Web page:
“When you’re climbing, it’s somehow an act of walking or moving meditation. When you’re focused on anything and you give it your all, when you’re completely immersed in it, you’re blocking out everything that’s happening around you, and in some ways, that is a form of meditation – a very powerful one.
“When we think of spirituality and adventure – spirituality and exploration – I don’t think you can really separate the two. I think being in nature is a very spiritual experience by definition."
Finding the Meaning of Life and Soul
“Have you ever thought about how vast this expanding universe is? Or looked at your life and pondered how much control you actually had? Well, I have, and I felt completely helpless at first. But then I realized that through embracing this uncertainty and lack of control lies the source of infinite power, the ability to overcome any adversity and the key to answer one of life’s most important questions – why are we here?
“As human beings, we are here in this life to challenge ourselves. The soul before it comes to this world and after it leaves is boundless. It can travel with the speed of thought. There are no human emotions – there is no jealousy, and no hate – everything is completely angelic, if you may say. So in order for the soul to learn real lessons, it comes to this life in a mortal body where it can feel pain, hunger, and lots of different things. That’s how it learns the most crucial lessons in order to be able to go back and evolve as a soul.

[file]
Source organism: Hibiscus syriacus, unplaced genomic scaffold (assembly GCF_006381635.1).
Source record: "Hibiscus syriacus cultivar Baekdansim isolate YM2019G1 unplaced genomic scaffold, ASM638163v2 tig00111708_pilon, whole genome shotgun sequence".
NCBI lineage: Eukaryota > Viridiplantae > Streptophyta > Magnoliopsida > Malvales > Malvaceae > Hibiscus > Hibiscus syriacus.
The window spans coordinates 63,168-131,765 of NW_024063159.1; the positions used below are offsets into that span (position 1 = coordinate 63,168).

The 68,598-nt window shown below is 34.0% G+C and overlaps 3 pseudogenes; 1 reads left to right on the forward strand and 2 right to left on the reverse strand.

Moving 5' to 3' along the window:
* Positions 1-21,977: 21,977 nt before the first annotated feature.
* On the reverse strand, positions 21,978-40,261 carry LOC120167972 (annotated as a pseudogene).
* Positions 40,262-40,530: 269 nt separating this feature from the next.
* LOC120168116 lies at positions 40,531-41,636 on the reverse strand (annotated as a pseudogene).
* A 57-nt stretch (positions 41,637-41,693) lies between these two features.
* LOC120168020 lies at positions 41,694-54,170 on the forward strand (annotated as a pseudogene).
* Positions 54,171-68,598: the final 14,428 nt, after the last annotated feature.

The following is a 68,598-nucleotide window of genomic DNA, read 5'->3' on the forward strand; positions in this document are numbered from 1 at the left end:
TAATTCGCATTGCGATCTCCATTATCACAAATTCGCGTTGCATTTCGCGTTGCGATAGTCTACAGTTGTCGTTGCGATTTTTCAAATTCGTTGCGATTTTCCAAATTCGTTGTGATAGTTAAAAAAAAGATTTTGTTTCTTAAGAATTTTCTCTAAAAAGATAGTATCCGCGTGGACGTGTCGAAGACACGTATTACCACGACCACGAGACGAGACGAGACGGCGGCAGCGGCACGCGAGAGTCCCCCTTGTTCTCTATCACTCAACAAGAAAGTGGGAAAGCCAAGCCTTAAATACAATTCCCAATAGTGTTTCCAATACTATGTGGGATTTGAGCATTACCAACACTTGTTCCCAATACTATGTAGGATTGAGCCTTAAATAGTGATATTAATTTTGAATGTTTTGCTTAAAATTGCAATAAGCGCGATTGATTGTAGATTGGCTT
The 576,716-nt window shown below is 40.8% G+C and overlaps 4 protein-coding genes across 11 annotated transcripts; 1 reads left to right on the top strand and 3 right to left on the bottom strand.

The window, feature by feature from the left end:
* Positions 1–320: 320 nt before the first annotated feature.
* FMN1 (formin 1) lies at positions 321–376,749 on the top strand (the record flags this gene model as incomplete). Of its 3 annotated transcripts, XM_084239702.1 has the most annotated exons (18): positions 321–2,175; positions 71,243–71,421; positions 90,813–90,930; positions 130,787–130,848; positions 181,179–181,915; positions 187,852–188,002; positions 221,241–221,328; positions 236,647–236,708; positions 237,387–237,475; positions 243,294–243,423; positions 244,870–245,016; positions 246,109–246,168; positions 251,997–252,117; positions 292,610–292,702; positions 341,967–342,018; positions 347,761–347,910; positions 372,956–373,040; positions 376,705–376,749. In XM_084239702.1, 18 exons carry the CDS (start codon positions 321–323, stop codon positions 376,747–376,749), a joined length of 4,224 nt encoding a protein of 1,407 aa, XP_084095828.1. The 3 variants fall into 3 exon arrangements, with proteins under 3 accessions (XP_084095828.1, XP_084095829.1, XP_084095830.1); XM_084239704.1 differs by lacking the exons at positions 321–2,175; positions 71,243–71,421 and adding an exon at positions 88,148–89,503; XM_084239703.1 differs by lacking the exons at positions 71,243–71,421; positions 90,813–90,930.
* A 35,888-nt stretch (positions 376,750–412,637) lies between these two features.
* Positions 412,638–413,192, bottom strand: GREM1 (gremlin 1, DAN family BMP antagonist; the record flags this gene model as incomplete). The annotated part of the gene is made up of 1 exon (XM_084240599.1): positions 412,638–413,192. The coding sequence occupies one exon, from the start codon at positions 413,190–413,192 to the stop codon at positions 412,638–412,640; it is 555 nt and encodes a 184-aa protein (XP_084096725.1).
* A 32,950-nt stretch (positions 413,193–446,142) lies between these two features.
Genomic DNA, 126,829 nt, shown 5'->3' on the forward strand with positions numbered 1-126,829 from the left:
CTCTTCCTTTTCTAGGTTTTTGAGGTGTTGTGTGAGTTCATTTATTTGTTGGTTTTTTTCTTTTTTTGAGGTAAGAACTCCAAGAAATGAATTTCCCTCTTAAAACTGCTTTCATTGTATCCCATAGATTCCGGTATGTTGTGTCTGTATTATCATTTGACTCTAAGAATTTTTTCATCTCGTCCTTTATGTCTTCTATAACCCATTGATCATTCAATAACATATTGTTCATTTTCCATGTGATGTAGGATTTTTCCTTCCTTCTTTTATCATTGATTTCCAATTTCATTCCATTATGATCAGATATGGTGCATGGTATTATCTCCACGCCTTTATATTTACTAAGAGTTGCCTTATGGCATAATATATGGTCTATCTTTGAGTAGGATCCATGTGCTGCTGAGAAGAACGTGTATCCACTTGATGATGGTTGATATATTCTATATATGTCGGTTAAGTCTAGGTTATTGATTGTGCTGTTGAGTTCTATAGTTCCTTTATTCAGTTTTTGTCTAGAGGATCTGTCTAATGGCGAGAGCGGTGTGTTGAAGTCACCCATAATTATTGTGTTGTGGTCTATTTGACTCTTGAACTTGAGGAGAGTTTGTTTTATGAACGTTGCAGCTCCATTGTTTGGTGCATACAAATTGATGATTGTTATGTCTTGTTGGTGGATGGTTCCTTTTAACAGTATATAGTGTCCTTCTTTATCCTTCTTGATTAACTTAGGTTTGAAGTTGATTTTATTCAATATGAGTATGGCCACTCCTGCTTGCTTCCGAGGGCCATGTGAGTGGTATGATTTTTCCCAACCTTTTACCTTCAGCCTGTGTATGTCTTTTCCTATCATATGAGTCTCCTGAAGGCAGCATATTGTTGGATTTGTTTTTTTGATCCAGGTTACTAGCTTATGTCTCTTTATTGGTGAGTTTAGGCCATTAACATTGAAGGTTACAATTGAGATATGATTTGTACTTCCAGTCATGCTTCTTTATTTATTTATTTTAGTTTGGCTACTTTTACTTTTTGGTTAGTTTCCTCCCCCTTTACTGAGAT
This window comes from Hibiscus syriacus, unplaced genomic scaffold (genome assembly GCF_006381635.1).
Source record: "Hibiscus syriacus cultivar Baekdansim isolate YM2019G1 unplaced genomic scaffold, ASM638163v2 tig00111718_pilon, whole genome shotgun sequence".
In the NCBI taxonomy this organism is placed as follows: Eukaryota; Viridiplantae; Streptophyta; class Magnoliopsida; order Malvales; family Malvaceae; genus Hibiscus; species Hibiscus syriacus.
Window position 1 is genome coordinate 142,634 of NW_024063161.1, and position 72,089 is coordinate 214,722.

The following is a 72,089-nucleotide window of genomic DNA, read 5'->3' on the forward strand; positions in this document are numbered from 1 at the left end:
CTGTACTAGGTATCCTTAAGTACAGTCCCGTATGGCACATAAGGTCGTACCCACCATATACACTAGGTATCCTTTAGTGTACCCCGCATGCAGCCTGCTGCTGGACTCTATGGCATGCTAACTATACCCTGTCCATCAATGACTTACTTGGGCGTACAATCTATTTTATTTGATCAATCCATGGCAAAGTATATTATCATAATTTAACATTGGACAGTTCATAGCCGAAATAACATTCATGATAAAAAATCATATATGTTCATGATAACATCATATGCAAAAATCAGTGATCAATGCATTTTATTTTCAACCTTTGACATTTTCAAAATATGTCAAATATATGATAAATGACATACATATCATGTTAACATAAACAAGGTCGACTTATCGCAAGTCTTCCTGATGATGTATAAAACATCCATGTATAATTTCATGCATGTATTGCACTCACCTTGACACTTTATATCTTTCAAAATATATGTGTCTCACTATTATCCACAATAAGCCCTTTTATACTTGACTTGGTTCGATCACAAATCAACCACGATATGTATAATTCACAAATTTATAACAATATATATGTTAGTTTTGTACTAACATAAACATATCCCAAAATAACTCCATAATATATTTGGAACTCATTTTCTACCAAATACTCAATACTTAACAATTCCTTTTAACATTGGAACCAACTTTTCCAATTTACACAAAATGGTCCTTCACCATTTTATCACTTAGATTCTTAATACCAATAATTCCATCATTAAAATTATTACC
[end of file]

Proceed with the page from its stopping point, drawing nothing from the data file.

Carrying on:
“I’ve had a lot taken away from me, but now I understand that the universe ultimately has its own way of being benevolent and fair. And now I understand that we’re all here together on this Earth for the exact same purpose – to heal, and to help heal each other.
“Climbing, nature, adventure, and exploration have made me more of a spiritual person over the years. They have certainly helped me answer some of those universal questions that can be very challenging to answer if you just rely on your mind, because I believe that at the end of the day if you really want to seek true answers about life, about the universe, it’s not something that you read in books. I do believe that we all have the answers inside us, but we need to be able to reconnect with ourselves, with our true selves, our deepest self, in order to be able to find out these answers, or so these answers can present themselves to us. And nature and these forms of active meditation help us get there.”
On Letting Go
“To let go is one of the most difficult lessons that people can learn, because your brain is not wired to allow you to let go; your brain is wired to keep you safe and survive. But actually, we are not here to survive; we’re here to thrive.
“Often, we suffer so we can truly learn to let go.
“They say that even in darkness, there is light. And now I know this to be true. It emerges ever so slowly and grows even slower. There are no accidents in life. Adversity is just an opportunity for us to grow. We have to learn to let go.
“This is what happens when we let things go; they turn into light and they go everywhere.”